Earthenware of this age, are the most beautiful samples of pottery in Iran from the point of view of color and ornamentation. Saljooghi’s potters helped make golden colored earthenware attain perfection.
In the last part of Saljooghi’s era the art and industry of pottery reached its peak improvement point. They used new methods in designing and creating earthenware. The most important of them was creation of golden ceramic with paintings on them. In addition to that, is the connection of centers of pottery in Iran, with the centers in other countries.
The potters of Iran used a kind of clay which had been brought in, from China. This kind of clay was used in golden colored ceramic, having “Koofi’s” calligraphy on the rims and bodies of utensils in order to decorate them.’ Simple ceramic enameled utensils in black, turquoise color, and light blue color were also found. Some of the enameled utensils belonging to “Kashan” and “Rey” were decorated using seven colors.’ Invention of painting with different colors on the white, blue and turquoise enameled earthenware is supposed to be indebted to the skills of Persian potters in twelfth century A.D. Some samples of these ceramics are kept in “Metropolitan” Museum.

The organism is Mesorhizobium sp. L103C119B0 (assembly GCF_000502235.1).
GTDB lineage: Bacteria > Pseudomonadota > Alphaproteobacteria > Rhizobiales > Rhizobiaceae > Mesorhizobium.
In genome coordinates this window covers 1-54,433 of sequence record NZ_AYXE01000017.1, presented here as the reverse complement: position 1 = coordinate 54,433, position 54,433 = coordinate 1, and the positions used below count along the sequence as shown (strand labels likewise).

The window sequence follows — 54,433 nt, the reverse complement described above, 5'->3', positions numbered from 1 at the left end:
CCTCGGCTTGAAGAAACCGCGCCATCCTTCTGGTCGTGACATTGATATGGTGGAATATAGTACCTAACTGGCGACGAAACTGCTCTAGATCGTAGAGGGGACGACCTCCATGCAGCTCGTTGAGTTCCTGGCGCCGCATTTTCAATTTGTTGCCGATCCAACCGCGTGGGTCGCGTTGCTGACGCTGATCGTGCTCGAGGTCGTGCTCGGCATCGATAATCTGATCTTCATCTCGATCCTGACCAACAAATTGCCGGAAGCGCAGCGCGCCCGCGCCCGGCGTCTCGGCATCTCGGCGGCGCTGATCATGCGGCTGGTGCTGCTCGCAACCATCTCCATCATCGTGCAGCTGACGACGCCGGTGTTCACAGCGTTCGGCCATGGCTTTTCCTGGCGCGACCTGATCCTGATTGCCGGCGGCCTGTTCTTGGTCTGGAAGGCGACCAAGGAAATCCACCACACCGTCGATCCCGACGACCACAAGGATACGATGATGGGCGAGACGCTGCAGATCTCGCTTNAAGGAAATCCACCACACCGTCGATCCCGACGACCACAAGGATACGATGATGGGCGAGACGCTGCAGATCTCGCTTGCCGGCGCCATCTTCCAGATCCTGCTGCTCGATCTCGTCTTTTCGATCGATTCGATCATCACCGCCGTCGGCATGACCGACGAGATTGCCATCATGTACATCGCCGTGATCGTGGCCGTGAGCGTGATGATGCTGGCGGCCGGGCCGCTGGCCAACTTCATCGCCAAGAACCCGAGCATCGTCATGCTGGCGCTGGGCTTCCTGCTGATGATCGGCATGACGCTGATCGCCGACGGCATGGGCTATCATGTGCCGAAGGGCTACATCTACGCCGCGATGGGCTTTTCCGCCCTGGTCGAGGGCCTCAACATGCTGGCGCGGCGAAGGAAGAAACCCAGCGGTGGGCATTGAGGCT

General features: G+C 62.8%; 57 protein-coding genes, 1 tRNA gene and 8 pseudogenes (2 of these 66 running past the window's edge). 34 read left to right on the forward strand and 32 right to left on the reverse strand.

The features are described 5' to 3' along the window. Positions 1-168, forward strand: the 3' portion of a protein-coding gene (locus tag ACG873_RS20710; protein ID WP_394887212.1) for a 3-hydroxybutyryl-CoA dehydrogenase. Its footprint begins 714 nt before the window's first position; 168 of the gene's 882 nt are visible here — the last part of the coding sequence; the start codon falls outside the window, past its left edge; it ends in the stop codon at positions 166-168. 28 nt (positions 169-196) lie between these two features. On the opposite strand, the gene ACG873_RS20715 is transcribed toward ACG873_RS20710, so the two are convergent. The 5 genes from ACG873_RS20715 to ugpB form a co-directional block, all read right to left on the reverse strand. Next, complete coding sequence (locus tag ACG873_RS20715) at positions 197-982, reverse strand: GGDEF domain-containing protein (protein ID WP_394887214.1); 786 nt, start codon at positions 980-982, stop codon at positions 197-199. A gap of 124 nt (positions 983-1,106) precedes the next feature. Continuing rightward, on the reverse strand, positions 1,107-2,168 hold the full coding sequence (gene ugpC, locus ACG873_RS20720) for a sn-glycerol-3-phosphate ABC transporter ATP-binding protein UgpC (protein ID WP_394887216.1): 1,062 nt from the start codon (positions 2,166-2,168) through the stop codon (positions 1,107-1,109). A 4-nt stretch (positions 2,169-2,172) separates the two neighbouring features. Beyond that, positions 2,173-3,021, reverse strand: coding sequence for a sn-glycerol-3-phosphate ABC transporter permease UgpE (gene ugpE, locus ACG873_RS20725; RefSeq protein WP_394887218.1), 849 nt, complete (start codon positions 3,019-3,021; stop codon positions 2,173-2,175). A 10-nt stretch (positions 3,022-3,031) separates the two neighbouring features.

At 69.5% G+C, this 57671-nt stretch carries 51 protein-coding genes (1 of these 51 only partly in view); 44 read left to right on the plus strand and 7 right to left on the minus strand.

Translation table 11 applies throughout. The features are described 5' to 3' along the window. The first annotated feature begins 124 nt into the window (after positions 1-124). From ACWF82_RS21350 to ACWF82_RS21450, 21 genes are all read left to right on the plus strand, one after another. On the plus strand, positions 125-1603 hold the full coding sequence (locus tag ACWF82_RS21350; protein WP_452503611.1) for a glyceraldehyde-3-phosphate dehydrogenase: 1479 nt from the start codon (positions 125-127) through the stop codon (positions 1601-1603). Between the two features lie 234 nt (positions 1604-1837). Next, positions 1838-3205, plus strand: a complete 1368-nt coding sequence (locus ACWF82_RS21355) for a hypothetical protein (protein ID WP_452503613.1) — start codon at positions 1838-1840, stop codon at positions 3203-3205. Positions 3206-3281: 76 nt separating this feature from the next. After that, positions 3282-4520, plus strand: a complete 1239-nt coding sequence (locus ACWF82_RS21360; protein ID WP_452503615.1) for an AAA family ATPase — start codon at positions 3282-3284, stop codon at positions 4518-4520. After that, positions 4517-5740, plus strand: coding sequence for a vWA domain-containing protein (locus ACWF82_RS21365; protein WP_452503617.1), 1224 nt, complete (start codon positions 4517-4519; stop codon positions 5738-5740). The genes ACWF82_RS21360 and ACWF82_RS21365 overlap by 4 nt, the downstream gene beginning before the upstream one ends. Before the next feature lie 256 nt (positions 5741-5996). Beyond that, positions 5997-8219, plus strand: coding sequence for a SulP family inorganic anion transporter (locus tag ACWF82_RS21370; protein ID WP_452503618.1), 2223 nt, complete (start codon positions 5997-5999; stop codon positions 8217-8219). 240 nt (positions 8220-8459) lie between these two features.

One of the masterpieces of its kind which is kept in the mentioned museum, belongs to thirteenth century, a, blue pitcher with very unique fabric and ornamentation. Some of the methods n pottery such as molding, reticulating, engraving and painting before enameling are used to make this pitcher.
There are also the images of mystic animals and other beasts like deer’s, rabbits, dogs and plants and flowers, on this pitcher. On the epigraph of the pitcher poems and the production date of it is written (1215-16 AD).